Gavin Newsom brought his campaign for governor to a Salida union hall on Tuesday evening, with messages about health care, homelessness, taxes and other topics.
The Democratic lieutenant governor said he would work to increase home construction in Califormia and assure that its public universities are affordable. He supports high-speed rail, with caveats, and wants undocumented immigrants to feel safe.
Newsom spoke to about 200 people at the Plumbers and Pipefitters Local 442. Most of them are not part of the union but do support the Democratic Party in the 2018 election.
Newsom said he is close to releasing details on a health care proposal for California modeled on what San Francisco adopted when he was mayor. He said it would not be the “single-payer” system sought by some advocates, but rather a mix of public and private coverage.
“It lowers the cost to everybody,” he said. “It’s the right thing to do and the economically smart thing to do.”
The rail system will start with a connection between Los Angeles and the Bay Area by way of the Merced area. Newsom urged a stronger effort at adding private sources to the funding and assurances that promised branches to Sacramento and San Diego will be built.
Newsom led a recent poll with 22 percent of likely voters in the June primary, followed by 17 percent for Democrat Antonio Villaraigosa, former mayor of Los Angeles and Assembly speaker. It was released last month by the Institute for Government Studies at UC Berkeley.
Newsom noted that about 12,000 homeless people got off the streets in San Francisco through an effort that combined housing with help for mental illness and other problems.
He said California has a huge shortage of affordable housing and needs to rethink the development fees and land-use rules that hinder construction.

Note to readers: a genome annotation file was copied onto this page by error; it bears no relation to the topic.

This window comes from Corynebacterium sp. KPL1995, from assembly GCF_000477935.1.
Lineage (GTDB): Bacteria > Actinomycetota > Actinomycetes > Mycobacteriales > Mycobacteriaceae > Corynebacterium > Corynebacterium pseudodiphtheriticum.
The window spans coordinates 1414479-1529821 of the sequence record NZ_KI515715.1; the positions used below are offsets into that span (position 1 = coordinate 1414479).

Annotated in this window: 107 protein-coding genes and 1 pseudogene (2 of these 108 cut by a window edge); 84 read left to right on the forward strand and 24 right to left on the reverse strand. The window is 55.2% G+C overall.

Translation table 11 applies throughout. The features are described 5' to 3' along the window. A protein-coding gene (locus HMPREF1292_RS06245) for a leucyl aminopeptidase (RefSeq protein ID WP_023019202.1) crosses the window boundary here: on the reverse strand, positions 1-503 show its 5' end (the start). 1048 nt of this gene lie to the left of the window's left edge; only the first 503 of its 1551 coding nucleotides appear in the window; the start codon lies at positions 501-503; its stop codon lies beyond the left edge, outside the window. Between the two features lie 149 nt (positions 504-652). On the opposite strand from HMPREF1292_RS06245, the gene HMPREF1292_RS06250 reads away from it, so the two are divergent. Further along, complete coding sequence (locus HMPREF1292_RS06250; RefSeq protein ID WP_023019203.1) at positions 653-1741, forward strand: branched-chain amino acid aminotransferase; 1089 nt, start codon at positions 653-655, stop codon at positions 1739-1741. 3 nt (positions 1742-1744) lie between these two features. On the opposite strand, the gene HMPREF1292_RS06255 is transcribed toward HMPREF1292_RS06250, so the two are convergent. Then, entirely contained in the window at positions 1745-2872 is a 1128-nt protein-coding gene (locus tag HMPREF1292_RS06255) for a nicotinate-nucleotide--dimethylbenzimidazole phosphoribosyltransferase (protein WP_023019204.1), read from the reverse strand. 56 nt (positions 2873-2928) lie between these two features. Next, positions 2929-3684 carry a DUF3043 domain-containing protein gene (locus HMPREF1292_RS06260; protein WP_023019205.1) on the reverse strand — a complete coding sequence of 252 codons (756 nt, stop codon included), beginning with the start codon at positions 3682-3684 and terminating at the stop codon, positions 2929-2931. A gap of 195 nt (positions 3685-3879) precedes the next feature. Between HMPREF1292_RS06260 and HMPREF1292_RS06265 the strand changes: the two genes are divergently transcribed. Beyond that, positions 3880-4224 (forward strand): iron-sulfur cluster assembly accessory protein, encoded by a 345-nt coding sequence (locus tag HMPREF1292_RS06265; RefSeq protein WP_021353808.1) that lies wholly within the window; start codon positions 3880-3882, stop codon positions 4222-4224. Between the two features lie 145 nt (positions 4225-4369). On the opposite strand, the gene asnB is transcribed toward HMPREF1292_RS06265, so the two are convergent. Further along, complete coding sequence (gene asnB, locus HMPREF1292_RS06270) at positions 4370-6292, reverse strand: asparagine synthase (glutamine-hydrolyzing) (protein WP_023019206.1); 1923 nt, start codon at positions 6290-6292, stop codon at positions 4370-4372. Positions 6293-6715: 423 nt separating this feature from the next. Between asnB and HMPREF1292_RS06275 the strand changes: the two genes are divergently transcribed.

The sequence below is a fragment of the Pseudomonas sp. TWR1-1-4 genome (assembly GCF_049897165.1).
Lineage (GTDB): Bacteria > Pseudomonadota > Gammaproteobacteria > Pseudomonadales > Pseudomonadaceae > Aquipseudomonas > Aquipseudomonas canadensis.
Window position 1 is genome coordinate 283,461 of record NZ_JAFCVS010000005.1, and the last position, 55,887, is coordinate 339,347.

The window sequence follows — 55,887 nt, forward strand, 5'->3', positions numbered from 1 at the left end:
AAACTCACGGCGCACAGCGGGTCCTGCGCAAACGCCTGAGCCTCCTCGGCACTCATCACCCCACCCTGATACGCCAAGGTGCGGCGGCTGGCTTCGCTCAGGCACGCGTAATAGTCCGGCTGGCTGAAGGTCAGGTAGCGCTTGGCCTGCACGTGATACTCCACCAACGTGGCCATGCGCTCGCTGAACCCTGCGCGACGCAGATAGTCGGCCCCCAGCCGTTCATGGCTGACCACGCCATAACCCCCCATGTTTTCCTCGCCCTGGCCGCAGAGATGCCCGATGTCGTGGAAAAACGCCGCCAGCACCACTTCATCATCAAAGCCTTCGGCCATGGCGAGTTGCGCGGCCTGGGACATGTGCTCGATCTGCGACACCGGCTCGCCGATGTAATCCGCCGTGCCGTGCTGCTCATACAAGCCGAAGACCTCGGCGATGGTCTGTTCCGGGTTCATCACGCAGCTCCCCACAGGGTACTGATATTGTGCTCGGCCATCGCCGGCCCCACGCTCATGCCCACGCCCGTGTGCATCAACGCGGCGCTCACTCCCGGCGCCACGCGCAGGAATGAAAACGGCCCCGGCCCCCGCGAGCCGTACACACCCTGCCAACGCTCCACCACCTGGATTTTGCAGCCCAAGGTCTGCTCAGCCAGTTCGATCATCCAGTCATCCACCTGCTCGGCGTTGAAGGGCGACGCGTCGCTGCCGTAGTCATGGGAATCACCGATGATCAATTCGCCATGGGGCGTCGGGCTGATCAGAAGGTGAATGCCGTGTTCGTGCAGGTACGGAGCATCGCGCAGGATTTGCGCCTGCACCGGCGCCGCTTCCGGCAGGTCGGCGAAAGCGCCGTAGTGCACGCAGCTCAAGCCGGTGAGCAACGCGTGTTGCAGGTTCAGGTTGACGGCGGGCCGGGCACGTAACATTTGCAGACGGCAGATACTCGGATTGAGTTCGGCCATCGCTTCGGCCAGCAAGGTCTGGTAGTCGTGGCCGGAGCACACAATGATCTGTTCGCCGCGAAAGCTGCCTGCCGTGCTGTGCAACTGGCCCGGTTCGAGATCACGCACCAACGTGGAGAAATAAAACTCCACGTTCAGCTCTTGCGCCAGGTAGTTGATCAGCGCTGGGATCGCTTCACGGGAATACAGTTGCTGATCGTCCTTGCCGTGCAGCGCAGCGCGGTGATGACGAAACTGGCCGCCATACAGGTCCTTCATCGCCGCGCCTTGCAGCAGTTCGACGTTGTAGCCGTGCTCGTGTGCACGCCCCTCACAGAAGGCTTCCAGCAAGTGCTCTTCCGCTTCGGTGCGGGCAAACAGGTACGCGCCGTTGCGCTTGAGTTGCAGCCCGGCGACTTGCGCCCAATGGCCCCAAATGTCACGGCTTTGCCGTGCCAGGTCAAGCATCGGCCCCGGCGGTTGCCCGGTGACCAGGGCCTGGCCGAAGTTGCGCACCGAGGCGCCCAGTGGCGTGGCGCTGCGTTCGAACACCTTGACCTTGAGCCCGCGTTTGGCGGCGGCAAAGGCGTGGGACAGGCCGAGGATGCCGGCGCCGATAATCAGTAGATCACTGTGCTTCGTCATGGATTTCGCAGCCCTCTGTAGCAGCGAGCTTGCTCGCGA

The candidate said tax reform should include a new levy on services, since they are a growing part of the economy along with taxable goods.
Newsom supports San Francisco’s status as a “sanctuary city” for undocumented immigrants, as long as they do not commit crimes. This has built trust that leads to more schooling, vaccinations and other services that these residents might have hesitated to seek, he said.
As lieutenant governor, Newsom sits on the governing boards for both of the state’s university systems. He said he has urged a boost in public funding rather than the tuition increases that have burdened students.
Newsom said the state’s new gasoline tax increase will pay for paving projects that reduce wear and tear on vehicles. He noted that some of the proceeds will help with Modesto and Merced extensions of the Altamont Corridor Express commute trains to the Bay Area.
Newsom got a question about enforcing disabled-access rules from Adam Webber, who gets around in a wheelchair and is a student at California State University, Stanislaus. The candidate said he is co-owner of several restaurants and has complied with the standards.
“He’s proven that you can be a businessman and make money and still care about human rights,” Webber said afterward.
The audience also included mental health advocate Yvette McShan of Modesto, who said she was impressed with Newsom’s stance on the homeless.
“I believe in him,” she said. “I feel that if he tells me something about homelessness, he’s going to do something about it.”
John Holland: 209-578-2385